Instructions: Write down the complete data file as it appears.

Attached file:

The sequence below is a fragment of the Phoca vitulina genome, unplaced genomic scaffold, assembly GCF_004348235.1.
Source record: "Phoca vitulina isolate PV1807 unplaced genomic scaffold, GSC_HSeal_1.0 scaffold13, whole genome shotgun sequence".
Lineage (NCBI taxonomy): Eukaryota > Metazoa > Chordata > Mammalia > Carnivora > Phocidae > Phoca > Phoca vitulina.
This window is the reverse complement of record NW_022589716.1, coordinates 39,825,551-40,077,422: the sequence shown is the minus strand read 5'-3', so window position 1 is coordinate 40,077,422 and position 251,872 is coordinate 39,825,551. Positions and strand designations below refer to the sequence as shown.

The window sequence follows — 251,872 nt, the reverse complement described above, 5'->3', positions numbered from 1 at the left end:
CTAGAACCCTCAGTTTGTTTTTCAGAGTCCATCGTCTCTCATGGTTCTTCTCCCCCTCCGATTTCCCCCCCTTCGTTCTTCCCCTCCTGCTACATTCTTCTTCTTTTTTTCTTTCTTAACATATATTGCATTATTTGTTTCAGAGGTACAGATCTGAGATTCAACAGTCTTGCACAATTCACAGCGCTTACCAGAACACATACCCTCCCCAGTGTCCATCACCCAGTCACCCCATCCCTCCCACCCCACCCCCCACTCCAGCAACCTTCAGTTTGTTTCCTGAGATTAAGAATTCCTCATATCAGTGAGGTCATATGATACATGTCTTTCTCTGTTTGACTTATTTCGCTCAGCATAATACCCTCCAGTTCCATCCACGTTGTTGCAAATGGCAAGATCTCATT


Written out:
The sequence below is a fragment of the Phoca vitulina genome, unplaced genomic scaffold, assembly GCF_004348235.1.
Source record: "Phoca vitulina isolate PV1807 unplaced genomic scaffold, GSC_HSeal_1.0 scaffold13, whole genome shotgun sequence".
Lineage (NCBI taxonomy): Eukaryota > Metazoa > Chordata > Mammalia > Carnivora > Phocidae > Phoca > Phoca vitulina.
This window is the reverse complement of record NW_022589716.1, coordinates 39,825,551-40,077,422: the sequence shown is the minus strand read 5'-3', so window position 1 is coordinate 40,077,422 and position 251,872 is coordinate 39,825,551. Positions and strand designations below refer to the sequence as shown.

The window sequence follows — 251,872 nt, the reverse complement described above, 5'->3', positions numbered from 1 at the left end:
CTAGAACCCTCAGTTTGTTTTTCAGAGTCCATCGTCTCTCATGGTTCTTCTCCCCCTCCGATTTCCCCCCCTTCGTTCTTCCCCTCCTGCTACATTCTTCTTCTTTTTTTCTTTCTTAACATATATTGCATTATTTGTTTCAGAGGTACAGATCTGAGATTCAACAGTCTTGCACAATTCACAGCGCTTACCAGAACACATACCCTCCCCAGTGTCCATCACCCAGTCACCCCATCCCTCCCACCCCACCCCCCACTCCAGCAACCTTCAGTTTGTTTCCTGAGATTAAGAATTCCTCATATCAGTGAGGTCATATGATACATGTCTTTCTCTGTTTGACTTATTTCGCTCAGCATAATACCCTCCAGTTCCATCCACGTTGTTGCAAATGGCAAGATCTCATT